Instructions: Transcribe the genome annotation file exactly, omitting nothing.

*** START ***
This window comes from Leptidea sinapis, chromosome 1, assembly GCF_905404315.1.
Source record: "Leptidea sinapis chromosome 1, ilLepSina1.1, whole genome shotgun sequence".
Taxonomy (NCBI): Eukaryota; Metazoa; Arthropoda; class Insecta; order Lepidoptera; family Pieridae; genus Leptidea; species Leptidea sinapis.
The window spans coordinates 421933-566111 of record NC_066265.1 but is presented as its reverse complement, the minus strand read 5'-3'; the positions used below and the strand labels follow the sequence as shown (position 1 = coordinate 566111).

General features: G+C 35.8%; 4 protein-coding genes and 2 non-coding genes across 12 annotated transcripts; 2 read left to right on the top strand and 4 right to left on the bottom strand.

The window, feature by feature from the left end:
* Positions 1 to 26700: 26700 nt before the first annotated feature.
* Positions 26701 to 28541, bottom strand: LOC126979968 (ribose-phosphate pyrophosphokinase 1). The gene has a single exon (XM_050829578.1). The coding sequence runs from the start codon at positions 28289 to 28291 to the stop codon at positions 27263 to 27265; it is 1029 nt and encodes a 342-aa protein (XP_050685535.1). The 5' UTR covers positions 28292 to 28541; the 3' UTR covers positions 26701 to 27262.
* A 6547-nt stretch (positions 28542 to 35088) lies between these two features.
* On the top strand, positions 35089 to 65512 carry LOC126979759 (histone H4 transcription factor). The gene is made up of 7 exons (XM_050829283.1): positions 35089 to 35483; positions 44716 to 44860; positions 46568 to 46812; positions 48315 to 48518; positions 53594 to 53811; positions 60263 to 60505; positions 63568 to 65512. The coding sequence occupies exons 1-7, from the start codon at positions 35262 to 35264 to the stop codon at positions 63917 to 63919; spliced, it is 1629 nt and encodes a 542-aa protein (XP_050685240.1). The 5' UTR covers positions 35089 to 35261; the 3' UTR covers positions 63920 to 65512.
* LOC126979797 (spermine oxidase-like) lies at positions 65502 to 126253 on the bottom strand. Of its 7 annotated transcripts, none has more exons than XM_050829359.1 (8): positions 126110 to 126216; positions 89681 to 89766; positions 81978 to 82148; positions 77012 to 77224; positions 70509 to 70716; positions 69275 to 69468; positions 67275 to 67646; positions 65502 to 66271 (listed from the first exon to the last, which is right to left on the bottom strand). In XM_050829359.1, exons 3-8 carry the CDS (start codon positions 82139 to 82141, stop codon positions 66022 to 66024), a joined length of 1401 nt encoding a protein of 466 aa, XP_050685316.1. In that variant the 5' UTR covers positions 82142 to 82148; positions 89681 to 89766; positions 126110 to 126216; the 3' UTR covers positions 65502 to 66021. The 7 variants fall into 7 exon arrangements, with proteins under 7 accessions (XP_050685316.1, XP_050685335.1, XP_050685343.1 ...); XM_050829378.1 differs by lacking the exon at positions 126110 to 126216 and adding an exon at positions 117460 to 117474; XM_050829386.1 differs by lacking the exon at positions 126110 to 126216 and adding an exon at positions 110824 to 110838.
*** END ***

This window comes from Leptidea sinapis, chromosome 1, assembly GCF_905404315.1.
Source record: "Leptidea sinapis chromosome 1, ilLepSina1.1, whole genome shotgun sequence".
Taxonomy (NCBI): Eukaryota; Metazoa; Arthropoda; class Insecta; order Lepidoptera; family Pieridae; genus Leptidea; species Leptidea sinapis.
The window spans coordinates 421933-566111 of record NC_066265.1 but is presented as its reverse complement, the minus strand read 5'-3'; the positions used below and the strand labels follow the sequence as shown (position 1 = coordinate 566111).

General features: G+C 35.8%; 4 protein-coding genes and 2 non-coding genes across 12 annotated transcripts; 2 read left to right on the top strand and 4 right to left on the bottom strand.

The window, feature by feature from the left end:
* Positions 1 to 26700: 26700 nt before the first annotated feature.
* Positions 26701 to 28541, bottom strand: LOC126979968 (ribose-phosphate pyrophosphokinase 1). The gene has a single exon (XM_050829578.1). The coding sequence runs from the start codon at positions 28289 to 28291 to the stop codon at positions 27263 to 27265; it is 1029 nt and encodes a 342-aa protein (XP_050685535.1). The 5' UTR covers positions 28292 to 28541; the 3' UTR covers positions 26701 to 27262.
* A 6547-nt stretch (positions 28542 to 35088) lies between these two features.
* On the top strand, positions 35089 to 65512 carry LOC126979759 (histone H4 transcription factor). The gene is made up of 7 exons (XM_050829283.1): positions 35089 to 35483; positions 44716 to 44860; positions 46568 to 46812; positions 48315 to 48518; positions 53594 to 53811; positions 60263 to 60505; positions 63568 to 65512. The coding sequence occupies exons 1-7, from the start codon at positions 35262 to 35264 to the stop codon at positions 63917 to 63919; spliced, it is 1629 nt and encodes a 542-aa protein (XP_050685240.1). The 5' UTR covers positions 35089 to 35261; the 3' UTR covers positions 63920 to 65512.
* LOC126979797 (spermine oxidase-like) lies at positions 65502 to 126253 on the bottom strand. Of its 7 annotated transcripts, none has more exons than XM_050829359.1 (8): positions 126110 to 126216; positions 89681 to 89766; positions 81978 to 82148; positions 77012 to 77224; positions 70509 to 70716; positions 69275 to 69468; positions 67275 to 67646; positions 65502 to 66271 (listed from the first exon to the last, which is right to left on the bottom strand). In XM_050829359.1, exons 3-8 carry the CDS (start codon positions 82139 to 82141, stop codon positions 66022 to 66024), a joined length of 1401 nt encoding a protein of 466 aa, XP_050685316.1. In that variant the 5' UTR covers positions 82142 to 82148; positions 89681 to 89766; positions 126110 to 126216; the 3' UTR covers positions 65502 to 66021. The 7 variants fall into 7 exon arrangements, with proteins under 7 accessions (XP_050685316.1, XP_050685335.1, XP_050685343.1 ...); XM_050829378.1 differs by lacking the exon at positions 126110 to 126216 and adding an exon at positions 117460 to 117474; XM_050829386.1 differs by lacking the exon at positions 126110 to 126216 and adding an exon at positions 110824 to 110838.